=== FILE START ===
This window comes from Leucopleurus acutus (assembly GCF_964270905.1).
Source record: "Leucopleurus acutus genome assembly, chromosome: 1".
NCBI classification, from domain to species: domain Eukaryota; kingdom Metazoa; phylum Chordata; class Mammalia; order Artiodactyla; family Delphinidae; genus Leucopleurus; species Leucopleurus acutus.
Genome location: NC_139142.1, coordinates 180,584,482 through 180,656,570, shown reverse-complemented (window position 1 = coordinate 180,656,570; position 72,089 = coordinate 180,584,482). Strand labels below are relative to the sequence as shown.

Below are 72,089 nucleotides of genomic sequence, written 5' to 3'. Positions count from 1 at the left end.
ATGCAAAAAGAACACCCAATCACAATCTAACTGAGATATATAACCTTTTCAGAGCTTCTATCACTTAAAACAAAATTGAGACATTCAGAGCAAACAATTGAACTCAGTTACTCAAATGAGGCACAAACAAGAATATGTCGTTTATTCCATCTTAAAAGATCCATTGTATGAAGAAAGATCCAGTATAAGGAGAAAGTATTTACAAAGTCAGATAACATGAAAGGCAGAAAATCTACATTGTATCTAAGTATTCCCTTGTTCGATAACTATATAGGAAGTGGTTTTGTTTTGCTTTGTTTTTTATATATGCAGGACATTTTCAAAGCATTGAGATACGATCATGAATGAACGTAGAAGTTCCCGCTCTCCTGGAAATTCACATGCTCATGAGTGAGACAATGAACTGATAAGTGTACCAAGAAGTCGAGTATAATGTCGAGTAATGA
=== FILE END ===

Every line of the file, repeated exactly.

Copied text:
This window comes from Leucopleurus acutus (assembly GCF_964270905.1).
Source record: "Leucopleurus acutus genome assembly, chromosome: 1".
NCBI classification, from domain to species: domain Eukaryota; kingdom Metazoa; phylum Chordata; class Mammalia; order Artiodactyla; family Delphinidae; genus Leucopleurus; species Leucopleurus acutus.
Genome location: NC_139142.1, coordinates 180,584,482 through 180,656,570, shown reverse-complemented (window position 1 = coordinate 180,656,570; position 72,089 = coordinate 180,584,482). Strand labels below are relative to the sequence as shown.

Below are 72,089 nucleotides of genomic sequence, written 5' to 3'. Positions count from 1 at the left end.
ATGCAAAAAGAACACCCAATCACAATCTAACTGAGATATATAACCTTTTCAGAGCTTCTATCACTTAAAACAAAATTGAGACATTCAGAGCAAACAATTGAACTCAGTTACTCAAATGAGGCACAAACAAGAATATGTCGTTTATTCCATCTTAAAAGATCCATTGTATGAAGAAAGATCCAGTATAAGGAGAAAGTATTTACAAAGTCAGATAACATGAAAGGCAGAAAATCTACATTGTATCTAAGTATTCCCTTGTTCGATAACTATATAGGAAGTGGTTTTGTTTTGCTTTGTTTTTTATATATGCAGGACATTTTCAAAGCATTGAGATACGATCATGAATGAACGTAGAAGTTCCCGCTCTCCTGGAAATTCACATGCTCATGAGTGAGACAATGAACTGATAAGTGTACCAAGAAGTCGAGTATAATGTCGAGTAATGA